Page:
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Does geometric morphometrics support the distinction between the two groups of populations characterized in Partamona rustica (Hymenoptera: Apidae: Meliponini)?

Grant number: 19/14363-4
Support type:Scholarships in Brazil - Scientific Initiation
Effective date (Start): November 01, 2019
Effective date (End): October 31, 2020
Field of knowledge:Biological Sciences - Genetics - Animal Genetics
Principal Investigator:Marco Antonio Del Lama
Grantee:Vinícius de Oliveira Silva
Home Institution: Centro de Ciências Biológicas e da Saúde (CCBS). Universidade Federal de São Carlos (UFSCAR). São Carlos , SP, Brazil

Abstract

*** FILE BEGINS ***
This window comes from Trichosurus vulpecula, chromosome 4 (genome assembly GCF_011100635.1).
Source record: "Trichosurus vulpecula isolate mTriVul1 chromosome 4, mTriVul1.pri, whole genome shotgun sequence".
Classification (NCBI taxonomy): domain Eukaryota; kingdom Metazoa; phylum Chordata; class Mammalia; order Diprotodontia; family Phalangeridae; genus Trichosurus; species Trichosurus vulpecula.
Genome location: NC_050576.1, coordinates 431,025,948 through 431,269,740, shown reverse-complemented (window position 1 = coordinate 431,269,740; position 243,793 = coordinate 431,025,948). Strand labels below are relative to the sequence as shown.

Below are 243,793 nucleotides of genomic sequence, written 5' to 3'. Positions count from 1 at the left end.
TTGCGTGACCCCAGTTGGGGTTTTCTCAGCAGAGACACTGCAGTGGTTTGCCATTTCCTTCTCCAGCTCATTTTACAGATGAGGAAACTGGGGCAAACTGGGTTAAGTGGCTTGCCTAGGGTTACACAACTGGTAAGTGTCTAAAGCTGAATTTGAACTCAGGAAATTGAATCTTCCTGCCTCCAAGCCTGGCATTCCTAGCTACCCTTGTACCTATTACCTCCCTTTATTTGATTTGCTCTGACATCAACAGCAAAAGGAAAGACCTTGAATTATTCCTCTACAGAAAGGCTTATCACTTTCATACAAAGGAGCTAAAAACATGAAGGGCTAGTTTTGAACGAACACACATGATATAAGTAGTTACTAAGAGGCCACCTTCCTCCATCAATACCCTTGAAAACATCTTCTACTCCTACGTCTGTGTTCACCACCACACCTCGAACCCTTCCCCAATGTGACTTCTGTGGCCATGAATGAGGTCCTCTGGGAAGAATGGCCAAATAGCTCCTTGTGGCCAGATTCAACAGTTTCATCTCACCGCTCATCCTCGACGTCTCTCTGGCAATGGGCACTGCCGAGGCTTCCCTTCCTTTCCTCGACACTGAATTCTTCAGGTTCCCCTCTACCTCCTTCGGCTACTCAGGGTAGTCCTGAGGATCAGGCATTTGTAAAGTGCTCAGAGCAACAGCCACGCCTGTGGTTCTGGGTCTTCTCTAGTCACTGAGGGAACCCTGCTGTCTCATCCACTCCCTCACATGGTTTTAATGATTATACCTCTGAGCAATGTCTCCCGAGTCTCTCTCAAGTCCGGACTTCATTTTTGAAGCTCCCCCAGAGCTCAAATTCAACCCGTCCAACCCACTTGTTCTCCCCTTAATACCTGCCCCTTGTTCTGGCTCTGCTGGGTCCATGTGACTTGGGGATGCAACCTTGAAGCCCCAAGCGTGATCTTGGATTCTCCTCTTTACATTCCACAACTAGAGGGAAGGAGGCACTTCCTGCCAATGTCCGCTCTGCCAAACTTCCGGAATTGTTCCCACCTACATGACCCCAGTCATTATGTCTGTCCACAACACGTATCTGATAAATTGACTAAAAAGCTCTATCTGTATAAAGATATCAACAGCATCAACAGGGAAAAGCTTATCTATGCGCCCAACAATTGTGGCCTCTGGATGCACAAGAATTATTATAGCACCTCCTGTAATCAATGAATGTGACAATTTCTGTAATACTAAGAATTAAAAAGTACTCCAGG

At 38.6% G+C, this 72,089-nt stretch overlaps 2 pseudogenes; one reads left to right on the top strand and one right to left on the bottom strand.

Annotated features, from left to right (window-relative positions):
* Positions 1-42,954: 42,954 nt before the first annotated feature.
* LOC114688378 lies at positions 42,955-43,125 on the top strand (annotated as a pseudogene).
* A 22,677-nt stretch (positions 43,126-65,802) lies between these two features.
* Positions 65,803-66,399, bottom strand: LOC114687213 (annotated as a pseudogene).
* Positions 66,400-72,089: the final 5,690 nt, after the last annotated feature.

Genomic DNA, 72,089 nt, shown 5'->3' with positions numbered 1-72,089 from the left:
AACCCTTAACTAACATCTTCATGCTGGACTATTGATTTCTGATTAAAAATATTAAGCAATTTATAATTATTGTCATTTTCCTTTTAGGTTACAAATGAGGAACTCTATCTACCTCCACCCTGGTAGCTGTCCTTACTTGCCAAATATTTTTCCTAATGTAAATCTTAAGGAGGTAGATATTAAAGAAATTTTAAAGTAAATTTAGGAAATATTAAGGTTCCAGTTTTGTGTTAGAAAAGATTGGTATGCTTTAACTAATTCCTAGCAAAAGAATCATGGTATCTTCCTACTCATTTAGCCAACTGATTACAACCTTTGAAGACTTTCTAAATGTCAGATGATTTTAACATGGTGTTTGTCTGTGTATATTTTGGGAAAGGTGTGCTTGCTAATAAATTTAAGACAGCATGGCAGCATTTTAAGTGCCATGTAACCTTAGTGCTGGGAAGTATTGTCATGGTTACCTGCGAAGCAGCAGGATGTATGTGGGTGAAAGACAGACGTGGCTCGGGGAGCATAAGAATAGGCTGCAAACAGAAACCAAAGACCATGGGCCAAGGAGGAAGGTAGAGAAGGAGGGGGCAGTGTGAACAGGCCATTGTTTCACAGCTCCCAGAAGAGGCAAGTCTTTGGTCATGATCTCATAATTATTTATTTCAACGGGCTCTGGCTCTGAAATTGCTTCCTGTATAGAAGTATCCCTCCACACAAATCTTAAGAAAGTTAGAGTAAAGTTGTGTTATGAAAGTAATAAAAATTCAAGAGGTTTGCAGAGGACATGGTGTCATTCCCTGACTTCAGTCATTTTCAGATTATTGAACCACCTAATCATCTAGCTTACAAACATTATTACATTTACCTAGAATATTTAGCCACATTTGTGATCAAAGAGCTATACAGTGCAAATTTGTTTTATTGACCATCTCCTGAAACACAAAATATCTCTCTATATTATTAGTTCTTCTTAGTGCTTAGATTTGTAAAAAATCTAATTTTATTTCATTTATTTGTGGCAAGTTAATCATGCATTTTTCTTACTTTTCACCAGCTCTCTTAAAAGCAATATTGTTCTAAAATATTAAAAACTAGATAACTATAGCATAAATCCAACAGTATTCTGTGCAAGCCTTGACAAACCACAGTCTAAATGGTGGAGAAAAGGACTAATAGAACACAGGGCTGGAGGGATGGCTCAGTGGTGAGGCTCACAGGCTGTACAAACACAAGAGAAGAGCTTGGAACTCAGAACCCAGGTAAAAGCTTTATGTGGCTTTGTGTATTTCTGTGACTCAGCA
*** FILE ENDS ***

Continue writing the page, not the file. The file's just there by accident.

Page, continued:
Stingless bees of the genus Partamona Schwarz, 1939 occur from southern Mexico to southern Brazil. Partamona rustica Camargo and Pedro 2003 is a species of social bee endemic to the dry forests of the Cerrado and Caatinga biomes in Brazil, distributed from the northern portion of the state of Minas Gerais to the southwestern portion of the state of Bahia. This bee nests on arboreal termite nests of the species Constrictotermes cyphergaster Silvestri, which is endemic to South America. P. rustica visits at least 62 plant species in the surrounding ecotones. Beekeeping and the deforestation of these biomes are the main threats to populations of the species. Sequence analysis of three mitochondrial genes and eight microsatellite loci demonstrated the existence of two groups of populations of P. rustica: one to the west (n = 2 populations) and one to the east (n = 9) of the São Francisco River valley. These groups separated in the late Pleistocene. Both ABC and phylogenetic reconstruction analyses indicate that P. rustica originated west of the São Francisco River, subsequently colonizing areas east of the river. Migration tests detected low gene flow between the population groups. Isolation by distance was detected in analyses with microsatellite loci, but not with mitochondrial data, indicating that this difference may be due to the philopatric behavior of females and the dispersing role of males. The aim of the present work is to determine whether geometric morphometrics of the wings confirms the existence of these two groups of populations. The execution of the work is justified by the importance of phylogeographic studies to establishing firmly whether the São Francisco River constituted a barrier to gene flow in an insect species with good flying capacity.